“Breath-taking” is a double edged sword… in Leh.
There are tomes written about the majesty, grandeur and the raw beauty of Ladakh, and for those who have travelled, and had a bout of “mountain sickness”, it’s quite something else.
The mountains, and the shadows cast by clouds in different seasons create a mesmerizing kaleidoscope of colour and texture. And yet, for those who live there, the weather and the altitude are a formidable companion to live with. And if that was not enough, it is a highly unstable, seismically active geology!
How does one, then, create a built environment, that is …“suitable”!?
A simple word.. which sets off a whole area of research. We have been fortunate in that, not only had a few of us travelled to Ladakh before, but also, because during my graduation, I had the opportunity of being a part of a research team from the School of Planning and Architecture, Delhi, that studied the monastery of Spithuk.
Armed with faint memories of the time, and a lot of bookish knowledge, and faith in the ability of our team to simulate the building performance, we embarked on the journey of the design for the Leh Campus, of the University of Kashmir.
Apart from the regular aspects of space planning and structure, and budget, we were also dealing with a very new relationship with the University. Any one in the architecture or design industry, will realize what an immense role, the client organization plays in either being able to achieve, or fail, at something meaningful.
Thankfully for us, while they expressed their concerns and enumerated their limitations, the University administration and engineering team were incredibly supportive and open to new ideas. The challenge, really, then was to not only to deal with nature, and the elements, but also fit into extremely tight administrative norms and procedures.
For instance, the build had to be carried out using registered, speciality contractors for various trades, under the state Public Works Department.
The local council were very keen to understand the design and especially the language of the architecture. There were also certain motifs and prints that are mandatory to be used in the buildings.
Within the constraints of the traditional procurement and tendering process, and the sensibilities of the local populace, we wanted to also, establish our own principles and philosophies, of place making, energy efficiency, passive design and functionality.
We had to contend with an RCC formed building… our efforts, at the time, to use pre-fabricated steel, failed. However, we insisted, and prevailed in a few things that set the tone for the performance of this campus, and the way other buildings for the University were eventually built.
The buildings are completely insulated, by using a cavity wall system and polystyrene infill panels. The windows are made from high performance UPVC with steel inserts, and all the functional spaces are double glazed.
The buildings are designed for universal access, with gently sloping ramps connecting both floors of the teaching departments. All the wastewater is treated on site, and high performance LED based light fixtures are used to light the buildings.
The campus is designed along the contours of the gently sloping valley, and each building sits on its own “pedestal”. Not only is it an architectural “place” for good weather, but it also allowed us to have no buildings sited on filled soil, and allowed for a natural course to be created for cloudbursts, without harming any buildings. In fact, our careful siting allowed for the entire campus to be built, without any retaining walls.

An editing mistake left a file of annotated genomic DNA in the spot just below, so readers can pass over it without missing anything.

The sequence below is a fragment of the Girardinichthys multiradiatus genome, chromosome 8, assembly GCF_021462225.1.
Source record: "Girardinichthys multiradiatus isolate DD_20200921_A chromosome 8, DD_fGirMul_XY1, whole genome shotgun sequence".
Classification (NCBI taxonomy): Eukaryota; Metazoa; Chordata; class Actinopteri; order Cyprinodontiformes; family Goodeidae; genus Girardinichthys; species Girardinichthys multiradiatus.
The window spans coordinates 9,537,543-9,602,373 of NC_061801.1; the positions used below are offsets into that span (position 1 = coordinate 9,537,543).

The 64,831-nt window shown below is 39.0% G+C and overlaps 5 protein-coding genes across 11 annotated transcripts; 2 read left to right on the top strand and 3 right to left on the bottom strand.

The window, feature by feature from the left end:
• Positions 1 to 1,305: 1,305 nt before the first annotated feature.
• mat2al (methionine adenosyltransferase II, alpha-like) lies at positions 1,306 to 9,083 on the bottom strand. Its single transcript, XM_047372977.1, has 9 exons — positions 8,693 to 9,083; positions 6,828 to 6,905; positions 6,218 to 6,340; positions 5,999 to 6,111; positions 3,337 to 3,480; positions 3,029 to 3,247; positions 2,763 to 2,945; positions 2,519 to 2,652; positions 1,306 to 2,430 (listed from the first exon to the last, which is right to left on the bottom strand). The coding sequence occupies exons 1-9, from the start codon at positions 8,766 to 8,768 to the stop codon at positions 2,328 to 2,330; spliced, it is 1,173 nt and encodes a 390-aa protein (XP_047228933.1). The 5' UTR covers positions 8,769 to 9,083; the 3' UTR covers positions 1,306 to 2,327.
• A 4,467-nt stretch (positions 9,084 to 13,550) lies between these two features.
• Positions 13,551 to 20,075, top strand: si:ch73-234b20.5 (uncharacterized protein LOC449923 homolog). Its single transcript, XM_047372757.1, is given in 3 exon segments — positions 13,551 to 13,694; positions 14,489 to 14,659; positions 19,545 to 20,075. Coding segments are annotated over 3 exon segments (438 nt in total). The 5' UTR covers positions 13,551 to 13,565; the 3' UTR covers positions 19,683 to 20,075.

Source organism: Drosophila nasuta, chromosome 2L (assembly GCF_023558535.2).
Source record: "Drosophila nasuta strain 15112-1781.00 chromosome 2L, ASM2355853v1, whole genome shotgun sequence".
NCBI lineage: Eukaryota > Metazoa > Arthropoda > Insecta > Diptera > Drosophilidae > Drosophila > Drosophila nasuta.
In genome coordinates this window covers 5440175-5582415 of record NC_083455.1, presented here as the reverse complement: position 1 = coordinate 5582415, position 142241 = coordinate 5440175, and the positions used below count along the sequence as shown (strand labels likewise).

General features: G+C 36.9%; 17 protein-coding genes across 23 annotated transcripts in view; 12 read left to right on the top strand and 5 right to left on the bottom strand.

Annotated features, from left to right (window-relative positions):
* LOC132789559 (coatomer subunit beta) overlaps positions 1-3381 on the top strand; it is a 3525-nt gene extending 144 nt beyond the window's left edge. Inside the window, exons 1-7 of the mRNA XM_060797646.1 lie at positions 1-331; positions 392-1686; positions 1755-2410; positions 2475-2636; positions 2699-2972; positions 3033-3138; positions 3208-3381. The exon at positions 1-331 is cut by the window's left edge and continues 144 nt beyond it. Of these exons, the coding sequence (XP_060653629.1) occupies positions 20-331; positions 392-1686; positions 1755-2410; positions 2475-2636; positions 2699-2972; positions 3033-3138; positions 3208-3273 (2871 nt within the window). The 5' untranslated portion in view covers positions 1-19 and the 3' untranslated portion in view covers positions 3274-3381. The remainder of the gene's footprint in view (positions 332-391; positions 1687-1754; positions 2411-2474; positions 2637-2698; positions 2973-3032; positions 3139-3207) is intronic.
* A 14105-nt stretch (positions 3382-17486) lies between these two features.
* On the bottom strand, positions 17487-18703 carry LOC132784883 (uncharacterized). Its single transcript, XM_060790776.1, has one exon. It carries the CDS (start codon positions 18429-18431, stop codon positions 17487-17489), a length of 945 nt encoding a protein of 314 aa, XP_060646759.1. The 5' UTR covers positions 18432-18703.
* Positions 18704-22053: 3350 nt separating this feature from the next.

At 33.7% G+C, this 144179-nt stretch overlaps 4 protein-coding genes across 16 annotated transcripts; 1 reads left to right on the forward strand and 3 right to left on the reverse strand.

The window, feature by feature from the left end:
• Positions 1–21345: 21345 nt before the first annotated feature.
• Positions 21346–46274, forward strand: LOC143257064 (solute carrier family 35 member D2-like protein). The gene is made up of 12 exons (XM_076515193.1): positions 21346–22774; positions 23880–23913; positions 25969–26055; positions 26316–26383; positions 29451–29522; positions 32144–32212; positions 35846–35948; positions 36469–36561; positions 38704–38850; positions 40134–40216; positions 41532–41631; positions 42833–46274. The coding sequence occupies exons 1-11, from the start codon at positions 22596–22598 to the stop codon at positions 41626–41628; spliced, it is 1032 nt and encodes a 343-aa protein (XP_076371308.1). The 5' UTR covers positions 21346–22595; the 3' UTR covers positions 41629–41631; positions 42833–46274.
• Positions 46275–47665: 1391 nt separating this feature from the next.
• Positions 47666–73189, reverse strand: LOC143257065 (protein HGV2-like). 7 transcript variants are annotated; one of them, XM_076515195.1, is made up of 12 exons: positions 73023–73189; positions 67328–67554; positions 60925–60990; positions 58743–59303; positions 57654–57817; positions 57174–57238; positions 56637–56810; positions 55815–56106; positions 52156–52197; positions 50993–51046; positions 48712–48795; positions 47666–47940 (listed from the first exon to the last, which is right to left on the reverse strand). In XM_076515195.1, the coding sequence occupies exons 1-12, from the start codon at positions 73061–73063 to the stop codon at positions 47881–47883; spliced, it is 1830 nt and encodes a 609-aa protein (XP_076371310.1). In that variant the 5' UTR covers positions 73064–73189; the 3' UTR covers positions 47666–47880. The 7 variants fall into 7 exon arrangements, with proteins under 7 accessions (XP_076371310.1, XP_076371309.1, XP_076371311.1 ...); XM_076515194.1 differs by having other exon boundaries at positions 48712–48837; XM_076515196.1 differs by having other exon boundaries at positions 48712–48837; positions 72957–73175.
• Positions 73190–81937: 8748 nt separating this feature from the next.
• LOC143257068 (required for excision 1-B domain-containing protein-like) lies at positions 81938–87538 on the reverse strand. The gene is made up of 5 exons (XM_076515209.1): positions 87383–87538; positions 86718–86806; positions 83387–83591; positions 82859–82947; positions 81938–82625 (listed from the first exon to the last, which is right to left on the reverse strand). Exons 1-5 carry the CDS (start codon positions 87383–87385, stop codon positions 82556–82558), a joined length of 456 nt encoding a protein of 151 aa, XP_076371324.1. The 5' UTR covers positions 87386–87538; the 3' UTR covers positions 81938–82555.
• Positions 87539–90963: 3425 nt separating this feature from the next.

The class rooms, labs and offices are located around a simple, linear atrium space, which is protected from wind and filled with light. All the functional spaces were aligned in the building, so they received sunlight from the south and west.
The entire fenestration system is designed to have a mix of double glazed, thermally performing glass, and a set of “trombe walls” in each space.
Trombe walls trap solar heat, by allowing a small air gap between the external glass, and an internal thermal mass ( in this case a concrete block wall painted black). The air inside the gap heats up, and rises. We used this thermal current to move warm air into the living space, and suction out cold air from near the floor, into the Trombe wall space; thus setting up a natural , convective heating process. All this time, the black concrete wall acts as a thermal mass, and once temperatures begin to drop in late afternoon, it releases heat into the living space.
While it hasn’t been possible for us to carry out a scientific monitoring of the spaces; people sitting in their shirts with sleeves folded up in the rooms, while the outside temperature on our car dash showed 7 degrees, is a nice, warm vindication of the design.
The cycloped walls also act as thermal mass for the gaining day time heat and are our tribute to the traditional forms of monasteries dotting the landscape.
The campus is currently made up of two buildings that contain teaching facilities, faculty rooms, lecture halls and so on, a small residential block for resident teachers and staff, and an administration building that has offices, a conference facility and archives.
The buildings are sites for maximum heat gain, framing of the views from windows and openings, and creating “courtyard” spaces, by acting as windbreaks to each other.
As the campus grows, we hope, it will continue to provide educational infrastructure for the local population, and, we will be able to continue improving the design, technology and performance of the buildings.
- Written by Principal Architect and Director of ANA Design Studio Pvt. Ltd.: Mohd. Amin Nayyar
Project Facts –
Project Name: Leh Satellite Campus Kashmir University
Size: 85000 sqft
Client: Kashmir University
Photograph Credits: ANA Design Studio Pvt. Ltd.